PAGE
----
Professor Helmut Flegl, one of the architects behind the Porsche 917 and many other iconic race cars from the Stuttgart marque, has turned 80.
Flegl joined the car maker in 1966. Just three years later, the 27-year-old graduate engineer found himself responsible for the 917 project alongside Hans Mezger and Peter Falk. As a suspension specialist, it was Flegl’s task to turn the unruly racing car into something Porsche’s drivers could tame and win with. “For my team and me, the biggest challenge at the time was to reconcile the potential of this car with the needs of the drivers,” recalls Flegl.
The first iteration of the 917 was almost unmanageable, even the most seasoned drivers struggled to tame it, and at its Le Mans debut in 1969, it was marred by the death of gentleman 917 driver John Wolfe at Maison Blanche on the first lap and hobbled by reliability issues.
Spurred on by Ferdinand Piëch – who desired overall victory for the car in La Sarthe – Flegl and his team worked tirelessly to optimize the 917’s handling with an intensive track testing program. The pace of development was relentless and would take its toll on both test drivers and machines. Not least in April 1970, when Porsche factory driver Kurt Ahrens tested a modified 917 long-tail version at the sealed-off Ehra-Lessien test site.
A team of technicians led by Flegl and Peter Falk ran the test program, which was cut short by a vicious accident. A gust of wind from the side pitched the car into the guard rails, tearing it in two – a lucky Ahrens survived with bruises and contusions. Nevertheless, the blood, sweat and tears paid off and the 917 KH claimed the first overall Porsche victory in the Le Mans 24 Hours in 1970.
The efforts of Flegl and his Weissach engineering colleagues Mezger and Valentin Schäffer were appreciated by drivers. For example, when Jackie Oliver took the wheel of a Porsche 917 LH on the second day of pre-tests for the Le Mans 24 Hours in 1971, Flegl cautioned him: “We’re not quite sure about aerodynamic stability on the straights beyond a speed of 300.” Six trouble-free laps later, the feedback from Oliver was positive, giving Flegl the confidence to undertake some subtle modifications to the car.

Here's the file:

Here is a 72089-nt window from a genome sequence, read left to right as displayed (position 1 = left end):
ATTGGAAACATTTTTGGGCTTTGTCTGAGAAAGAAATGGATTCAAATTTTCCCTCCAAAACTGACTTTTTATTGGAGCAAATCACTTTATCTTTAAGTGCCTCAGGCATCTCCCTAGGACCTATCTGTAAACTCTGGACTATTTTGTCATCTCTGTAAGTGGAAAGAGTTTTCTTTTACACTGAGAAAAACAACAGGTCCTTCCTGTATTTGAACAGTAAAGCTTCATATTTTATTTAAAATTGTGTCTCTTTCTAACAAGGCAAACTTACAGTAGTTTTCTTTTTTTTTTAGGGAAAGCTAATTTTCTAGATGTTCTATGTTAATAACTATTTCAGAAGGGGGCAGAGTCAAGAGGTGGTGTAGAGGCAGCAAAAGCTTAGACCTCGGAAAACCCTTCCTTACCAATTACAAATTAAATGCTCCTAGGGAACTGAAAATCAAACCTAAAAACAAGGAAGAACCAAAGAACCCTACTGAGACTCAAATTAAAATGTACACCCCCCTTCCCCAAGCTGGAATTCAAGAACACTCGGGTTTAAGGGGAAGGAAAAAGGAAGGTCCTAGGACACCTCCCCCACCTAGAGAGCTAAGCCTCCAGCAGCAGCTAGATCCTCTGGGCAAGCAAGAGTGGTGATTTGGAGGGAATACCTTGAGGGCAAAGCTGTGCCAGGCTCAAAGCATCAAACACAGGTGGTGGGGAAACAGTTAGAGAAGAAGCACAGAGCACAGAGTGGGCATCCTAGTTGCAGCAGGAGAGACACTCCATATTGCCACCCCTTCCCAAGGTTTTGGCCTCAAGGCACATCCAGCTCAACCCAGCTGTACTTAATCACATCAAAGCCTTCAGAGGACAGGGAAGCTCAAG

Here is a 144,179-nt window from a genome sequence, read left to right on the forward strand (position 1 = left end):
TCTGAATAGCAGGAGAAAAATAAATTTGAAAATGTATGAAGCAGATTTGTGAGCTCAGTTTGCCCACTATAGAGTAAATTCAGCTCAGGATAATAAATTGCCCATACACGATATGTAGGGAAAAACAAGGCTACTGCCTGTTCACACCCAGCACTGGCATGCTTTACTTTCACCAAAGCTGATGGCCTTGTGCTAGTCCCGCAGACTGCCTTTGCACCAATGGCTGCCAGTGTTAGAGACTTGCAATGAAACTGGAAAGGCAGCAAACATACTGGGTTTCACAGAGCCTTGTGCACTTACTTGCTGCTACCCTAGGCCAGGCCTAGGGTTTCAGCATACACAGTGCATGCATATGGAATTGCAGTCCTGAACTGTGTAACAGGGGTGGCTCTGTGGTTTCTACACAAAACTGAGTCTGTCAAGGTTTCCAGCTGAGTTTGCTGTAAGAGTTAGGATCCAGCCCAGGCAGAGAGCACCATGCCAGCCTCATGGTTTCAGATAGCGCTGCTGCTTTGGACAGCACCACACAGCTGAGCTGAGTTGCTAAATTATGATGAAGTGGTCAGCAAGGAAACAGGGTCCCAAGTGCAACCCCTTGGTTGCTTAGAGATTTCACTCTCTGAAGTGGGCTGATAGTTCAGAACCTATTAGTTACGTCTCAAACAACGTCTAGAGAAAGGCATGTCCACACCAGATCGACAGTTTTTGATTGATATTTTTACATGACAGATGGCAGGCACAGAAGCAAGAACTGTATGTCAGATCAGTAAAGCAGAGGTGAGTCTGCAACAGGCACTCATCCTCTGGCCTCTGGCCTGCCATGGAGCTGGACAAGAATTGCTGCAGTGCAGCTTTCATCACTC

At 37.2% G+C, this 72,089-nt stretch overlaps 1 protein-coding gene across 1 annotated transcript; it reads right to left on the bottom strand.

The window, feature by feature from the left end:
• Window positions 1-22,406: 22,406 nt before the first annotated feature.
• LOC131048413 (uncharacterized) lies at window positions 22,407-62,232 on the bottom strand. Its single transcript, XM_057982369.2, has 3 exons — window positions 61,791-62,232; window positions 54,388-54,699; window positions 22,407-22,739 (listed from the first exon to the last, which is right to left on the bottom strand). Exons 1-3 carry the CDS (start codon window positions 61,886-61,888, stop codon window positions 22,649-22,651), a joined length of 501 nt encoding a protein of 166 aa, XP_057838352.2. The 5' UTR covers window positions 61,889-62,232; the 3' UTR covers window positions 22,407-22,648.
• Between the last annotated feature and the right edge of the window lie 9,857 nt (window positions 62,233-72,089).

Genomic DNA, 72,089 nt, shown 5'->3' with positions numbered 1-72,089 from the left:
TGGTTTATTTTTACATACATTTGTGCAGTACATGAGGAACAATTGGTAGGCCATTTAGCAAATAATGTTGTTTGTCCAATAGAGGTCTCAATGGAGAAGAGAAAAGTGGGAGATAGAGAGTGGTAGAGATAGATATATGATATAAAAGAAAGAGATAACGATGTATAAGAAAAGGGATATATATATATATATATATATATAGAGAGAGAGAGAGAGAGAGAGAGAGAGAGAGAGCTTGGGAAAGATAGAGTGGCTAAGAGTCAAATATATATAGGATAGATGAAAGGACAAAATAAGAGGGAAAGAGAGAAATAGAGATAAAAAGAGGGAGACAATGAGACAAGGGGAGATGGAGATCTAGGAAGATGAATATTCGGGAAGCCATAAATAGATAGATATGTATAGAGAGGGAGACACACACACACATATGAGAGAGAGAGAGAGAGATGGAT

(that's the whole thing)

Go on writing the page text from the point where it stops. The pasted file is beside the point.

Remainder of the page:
These included moving the wheel arch vent slots on the front wings further forward. He then told Oliver, “Now drive five laps at maximum speed.” The result was a time of 3:13.60 minutes and Oliver’s performance went down in the history books as the first Le Mans lap with at an average of more than 250km/h – 250.457km/h to be precise, though as it was achieved during testing it did not stand as an official lap record.
Outlawed from Le Mans by new engine capacity regulations, in 1972 a development of the car, the 917/10 Can Am Spyder, conquered the North American CanAm racing series with the active collaboration of Flegl, and evolved into the most powerful racer Porsche ever fielded. For the 1973 season, Flegl lengthened the wheelbase of the 917/30 to improve its stability, which coupled with revised aerodynamics, gave drivers the confidence to exploit its staggering 1,100bhp.
Flegl went on to be involved in the development of the 936, interrupted by a brief sojourn to project manage the 928 road car in 1976, before returning to Porsche’s racing department in 1978. According to Flegl, one of his big regrets was that the company did not persist with its Indycar project in the late 1980s. “Had we been given one more year, we would have achieved our goal.”
Flegl concluded his career in 2003, after 37 years, as head of the Research and Advance Engineering department in Weissach.